Posted in sports, tagged Brady Quinn, Cleveland Browns, Colt McCoy, Joshua Cribbs, New England Patriots, NFL, NFL Football, Peyton Hillis, sports, Tom Brady on November 7, 2010 |
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Yesterday I wrote that the Browns’ game against New England would be an “acid test.” Today the Browns passed that test, and in smashing fashion. They pulverized the Patriots, who came into the game with the best record in the NFL, 34-14.
There was a lot to like about this game. Offensively, the Browns were aggressive and took the game to the Patriots. The Browns’ offensive line was stellar. On running plays they smashed the New England defensive line, and Peyton Hillis — a big back who can deliver a crushing blow at the point of impact, yet who is nimble enough to hurdle a tackler or get far downfield and catch the ball on the wheel route — blew through the Patriots for more than 180 yards and two touchdowns. (Brady Quinn’s greatest contribution to the Browns was being traded for this guy!) The line also provided good pass protection, and Colt McCoy played a careful, error-free game that featured a brilliant scrambling run for a touchdown. On that play, Joshua Cribbs delivered a de-cleating, pancake block. Cribbs also played a key role in the Browns’ other touchdown, where he handed off from the wildcat formation on a modified fumblerooski play that caught the Patriots totally off-guard.
On defense, the Browns forced key turnovers and also kept Tom Brady and his corps of receivers off their games. The Browns’ ever-changing and inventive (some might say downright weird) defensive formations and schemes clearly bugged Brady. Having to deal with no down lineman sets, then three-lineman sets, then corner blitzes, acted on Brady like a combination of itching powder and atomic balm in his jockstrap. He seemed irritated and frustrated throughout the game. The Patriots’ offense, one of the better offensive units in the NFL, was never able to get untracked.
Of course, this is just one win for the Browns, who are still only 3-5 — but it is a very satisfying win. Let’s hope the Browns have found their stride. Next up is the New York Jets, next Sunday.
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Posted in Columbus, Ohio, Politics, tagged Columbus, Columbus Casino, Hollywood Casino, John Kasich, Ohio, Ohio Casino, Politics, Ted Strickland on November 7, 2010 |
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Slowly, but surely, the casino on the west side of Columbus is moving toward completion. Recently the developer unveiled plans and architect drawings for the Hollywood Casino, which is what the casino will be called. Nearby residents apparently were impressed. The casino will be a 300,000 square foot, one-story structure that will have thousands of slot machines, dozens of table games, a poker room, and restaurants. From the architect renderings, it looks about what you would expect a casino to look like, both inside and outside. It is currently slated to open in mid-2012.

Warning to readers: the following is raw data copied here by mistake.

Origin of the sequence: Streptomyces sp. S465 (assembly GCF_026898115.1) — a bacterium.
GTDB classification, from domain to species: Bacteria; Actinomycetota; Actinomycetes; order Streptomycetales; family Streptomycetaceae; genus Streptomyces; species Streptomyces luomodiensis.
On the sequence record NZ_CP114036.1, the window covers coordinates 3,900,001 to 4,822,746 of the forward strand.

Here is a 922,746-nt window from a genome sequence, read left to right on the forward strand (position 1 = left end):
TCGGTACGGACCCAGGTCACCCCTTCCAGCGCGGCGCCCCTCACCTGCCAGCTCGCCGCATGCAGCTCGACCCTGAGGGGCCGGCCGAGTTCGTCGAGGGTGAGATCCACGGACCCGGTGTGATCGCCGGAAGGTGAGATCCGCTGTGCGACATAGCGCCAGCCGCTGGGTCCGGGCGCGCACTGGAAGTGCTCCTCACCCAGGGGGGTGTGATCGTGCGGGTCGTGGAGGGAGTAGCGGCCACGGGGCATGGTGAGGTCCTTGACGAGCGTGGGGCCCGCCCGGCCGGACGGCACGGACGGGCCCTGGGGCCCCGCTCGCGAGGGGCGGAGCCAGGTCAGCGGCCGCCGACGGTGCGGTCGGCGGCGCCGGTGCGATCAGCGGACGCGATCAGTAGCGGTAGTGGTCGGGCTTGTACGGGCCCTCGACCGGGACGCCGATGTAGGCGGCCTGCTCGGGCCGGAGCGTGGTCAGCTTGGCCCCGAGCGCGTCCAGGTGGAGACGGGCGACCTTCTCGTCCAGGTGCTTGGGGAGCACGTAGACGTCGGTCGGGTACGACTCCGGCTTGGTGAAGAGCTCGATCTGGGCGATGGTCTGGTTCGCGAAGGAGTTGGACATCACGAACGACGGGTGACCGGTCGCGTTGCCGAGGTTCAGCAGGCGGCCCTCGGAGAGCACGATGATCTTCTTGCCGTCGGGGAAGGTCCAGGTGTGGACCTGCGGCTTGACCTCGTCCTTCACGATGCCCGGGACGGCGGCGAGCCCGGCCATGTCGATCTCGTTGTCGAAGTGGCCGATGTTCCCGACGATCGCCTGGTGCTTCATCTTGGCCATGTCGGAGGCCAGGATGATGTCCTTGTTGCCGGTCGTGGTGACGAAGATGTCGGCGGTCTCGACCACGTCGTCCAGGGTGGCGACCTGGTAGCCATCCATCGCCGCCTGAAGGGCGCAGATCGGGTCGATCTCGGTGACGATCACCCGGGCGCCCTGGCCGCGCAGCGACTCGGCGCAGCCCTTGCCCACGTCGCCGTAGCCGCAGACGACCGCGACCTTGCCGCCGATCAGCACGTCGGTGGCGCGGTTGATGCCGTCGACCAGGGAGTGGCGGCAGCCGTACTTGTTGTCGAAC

In the meantime, City of Columbus officials and the casino developers are scrapping about whether the city made certain promises when the casino moved from the Arena District to the west side of town — a move that city leaders desperately wanted. Each side thinks it has leverage. The casino developer’s west side land is in Franklin Township, not the city of Columbus, and if the casino developer doesn’t seek annexation Columbus would lose $24 million a year in casino taxes. On the other hand, Columbus says it won’t provide water to the site unless it is annexed. The areas in dispute seem to revolve around tax breaks and some form of compensation for the losses the casino developer apparently incurred when it agreed to move the casino location.
Another issue to be resolved is the membership of the state commission that is supposed to regulate the casinos. The members nominated by outgoing Governor Ted Strickland have not been confirmed, and Governor-elect John Kasich wants to make his own appointments to the body. The individuals appointed by Strickland, however, say that if they don’t move forward deadlines will be missed and the construction of the casinos could be delayed.
There are always going to be some snags when you are starting up a new, heavily regulated business in a place like Columbus, Ohio — and casinos are no different.
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